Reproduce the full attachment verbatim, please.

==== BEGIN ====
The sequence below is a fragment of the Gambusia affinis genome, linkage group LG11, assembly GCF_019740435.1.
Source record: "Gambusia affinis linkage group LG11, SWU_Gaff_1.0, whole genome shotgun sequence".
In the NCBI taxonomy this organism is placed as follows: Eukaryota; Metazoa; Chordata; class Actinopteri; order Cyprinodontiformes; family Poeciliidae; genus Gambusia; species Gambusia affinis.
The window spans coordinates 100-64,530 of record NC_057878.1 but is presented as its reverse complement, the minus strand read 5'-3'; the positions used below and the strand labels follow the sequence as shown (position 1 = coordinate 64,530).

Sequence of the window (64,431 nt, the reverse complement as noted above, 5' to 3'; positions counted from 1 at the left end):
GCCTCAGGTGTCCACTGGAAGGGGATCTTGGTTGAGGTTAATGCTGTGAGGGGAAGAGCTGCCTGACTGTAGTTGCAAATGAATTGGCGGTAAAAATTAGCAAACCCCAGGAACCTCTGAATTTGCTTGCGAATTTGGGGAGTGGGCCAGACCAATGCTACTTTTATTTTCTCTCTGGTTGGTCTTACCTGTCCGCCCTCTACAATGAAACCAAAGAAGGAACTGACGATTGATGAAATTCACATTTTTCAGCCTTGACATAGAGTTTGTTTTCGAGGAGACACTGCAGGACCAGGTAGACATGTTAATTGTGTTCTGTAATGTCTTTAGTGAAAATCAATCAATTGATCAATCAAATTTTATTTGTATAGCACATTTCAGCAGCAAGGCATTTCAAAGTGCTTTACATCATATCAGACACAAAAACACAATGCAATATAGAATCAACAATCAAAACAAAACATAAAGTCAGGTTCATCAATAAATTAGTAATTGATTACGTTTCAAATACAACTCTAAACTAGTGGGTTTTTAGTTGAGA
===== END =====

The sequence below is a fragment of the Gambusia affinis genome, linkage group LG11, assembly GCF_019740435.1.
Source record: "Gambusia affinis linkage group LG11, SWU_Gaff_1.0, whole genome shotgun sequence".
In the NCBI taxonomy this organism is placed as follows: Eukaryota; Metazoa; Chordata; class Actinopteri; order Cyprinodontiformes; family Poeciliidae; genus Gambusia; species Gambusia affinis.
The window spans coordinates 100-64,530 of record NC_057878.1 but is presented as its reverse complement, the minus strand read 5'-3'; the positions used below and the strand labels follow the sequence as shown (position 1 = coordinate 64,530).

Sequence of the window (64,431 nt, the reverse complement as noted above, 5' to 3'; positions counted from 1 at the left end):
GCCTCAGGTGTCCACTGGAAGGGGATCTTGGTTGAGGTTAATGCTGTGAGGGGAAGAGCTGCCTGACTGTAGTTGCAAATGAATTGGCGGTAAAAATTAGCAAACCCCAGGAACCTCTGAATTTGCTTGCGAATTTGGGGAGTGGGCCAGACCAATGCTACTTTTATTTTCTCTCTGGTTGGTCTTACCTGTCCGCCCTCTACAATGAAACCAAAGAAGGAACTGACGATTGATGAAATTCACATTTTTCAGCCTTGACATAGAGTTTGTTTTCGAGGAGACACTGCAGGACCAGGTAGACATGTTAATTGTGTTCTGTAATGTCTTTAGTGAAAATCAATCAATTGATCAATCAAATTTTATTTGTATAGCACATTTCAGCAGCAAGGCATTTCAAAGTGCTTTACATCATATCAGACACAAAAACACAATGCAATATAGAATCAACAATCAAAACAAAACATAAAGTCAGGTTCATCAATAAATTAGTAATTGATTACGTTTCAAATACAACTCTAAACTAGTGGGTTTTTAGTTGAGA